Boy, is this album aptly titled. My including this on a list of all-time favorite albums is surely reason enough to cause any casual music fan to suspect my tastes in music. It could take years for even an informed, musically adept person to appreciate the intricate genius of “Out to Lunch.” I should know because it took me that long.
For years I considered this album to be a glaring example of what went wrong with jazz. You couldn’t dance to it, or even hum it. When “Out to Lunch” hit the stores, adventurous record buyers were still grooving to the ‘cool’ sounds of Miles Davis and the rhythmically playful sounds of Dave Brubek. Before them, the bebop players took speed and complexity about as far as it could go, leaving a wake of ex-Jazz fans drowning in the sound of something they could no longer understand.
Jazz used to be popular dance music, but its evolution eventually led it into the hands of cranial theorists who mostly played for other cranial theorists. Only a few jazz artists were able to dance on the head of a pin, remaining popular in both camps; the two mentioned above were prime examples, and Charles Mingus was another. Mingus added a funky swing to his compositions, along with a cargo ship’s worth of attitude that gave his songs emotional depth and a stinging sense of social awareness. Dolphy learned to play a number of instruments under the tutelage of the bebop players who dominated the post-war jazz scene, and eventually signed on with Chico Hamilton’s band, before moving to New York and hooking up with Mingus. At the time (circa 1960), arguably the two best bands in the world where a fledgling jazz musician could cut his teeth were Art Blakey’s Jazz Messengers and Charles Mingus’ big band. Dolphy fit perfectly with Mingus, playing mostly alto saxophone over compositions that allowed him to elicit virtually every possible sound the instrument was capable of. Mingus recognized Dolphy as a master musician and generously showcased his playing, but just as importantly, he allowed him the freedom to make a few solo recordings. Once he had the wherewithal to do what he wanted, Dolphy set out for horizons that even the bebop crowd couldn’t understand, playing with wild abandon over nearly incomprehensible time signatures, with dissonant stabs of sound that suggested a mad genius on a rampage.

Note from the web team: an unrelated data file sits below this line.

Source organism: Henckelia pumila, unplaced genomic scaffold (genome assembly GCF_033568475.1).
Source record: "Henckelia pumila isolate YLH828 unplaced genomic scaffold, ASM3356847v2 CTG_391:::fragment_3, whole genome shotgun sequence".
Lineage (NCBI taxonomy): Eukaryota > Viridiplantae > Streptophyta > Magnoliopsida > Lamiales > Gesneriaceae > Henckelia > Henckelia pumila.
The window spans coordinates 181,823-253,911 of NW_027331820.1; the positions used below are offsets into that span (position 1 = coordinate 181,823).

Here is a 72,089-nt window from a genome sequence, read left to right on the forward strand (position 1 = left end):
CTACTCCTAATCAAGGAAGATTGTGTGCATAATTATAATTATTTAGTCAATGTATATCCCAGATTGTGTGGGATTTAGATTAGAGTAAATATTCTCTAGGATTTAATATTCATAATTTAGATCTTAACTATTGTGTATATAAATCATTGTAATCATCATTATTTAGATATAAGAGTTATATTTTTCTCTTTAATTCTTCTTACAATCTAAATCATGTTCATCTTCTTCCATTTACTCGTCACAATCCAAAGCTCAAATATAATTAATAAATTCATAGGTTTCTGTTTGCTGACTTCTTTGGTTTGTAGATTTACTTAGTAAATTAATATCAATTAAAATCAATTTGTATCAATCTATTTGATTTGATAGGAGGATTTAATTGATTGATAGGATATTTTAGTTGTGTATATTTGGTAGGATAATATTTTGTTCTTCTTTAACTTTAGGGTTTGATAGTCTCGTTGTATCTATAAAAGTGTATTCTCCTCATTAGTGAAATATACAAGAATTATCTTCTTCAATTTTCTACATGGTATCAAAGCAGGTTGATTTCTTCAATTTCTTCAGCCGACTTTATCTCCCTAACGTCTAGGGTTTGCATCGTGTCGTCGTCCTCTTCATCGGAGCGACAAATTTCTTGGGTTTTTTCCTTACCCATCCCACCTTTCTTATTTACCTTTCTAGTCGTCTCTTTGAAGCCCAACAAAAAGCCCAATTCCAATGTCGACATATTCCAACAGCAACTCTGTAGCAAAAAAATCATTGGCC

“Out to Lunch” is the apotheosis of the ‘free jazz’ movement, or what some less than astute (or at least less than kind) critics dubbed “anti-jazz”. It was Dolphy’s first release with Blue Note Records, and the lineup alone was enough to force critics to eat crow. Featuring Freddie Hubbard (trumpet), Bobby Hutcherson (vibes), Richard Davis (bass) and Tony Williams (only eighteen years old, on drums), this was an all-star affair that steeped Dolphy’s avant-garde tendencies into tightly structured arrangements, blurring the lines between deliberation and total freedom. Dolphy is astounding throughout, but Hubbard keeps pace, while the vibes and bass push and pull the rhythms into unknown territory without ever sounding lost. As for the drums, if I could get inside the head of any one musician, it would be Tony Williams, because I would love to understand how he determines to keep time and play fascinating patterns even when a time signature is not apparent. It’s mysteries like these that kept me coming back to “Out to Lunch”, and after years of questioning its logic, it feels wonderful to see answers starting to formulate. Just give it a few years to let it grow on you.
August 1964 - Billboard: Did Not Chart
Bruce Springsteen: The Wild, The Innocent & The E Street Shuffle
Album #179 - September 1973
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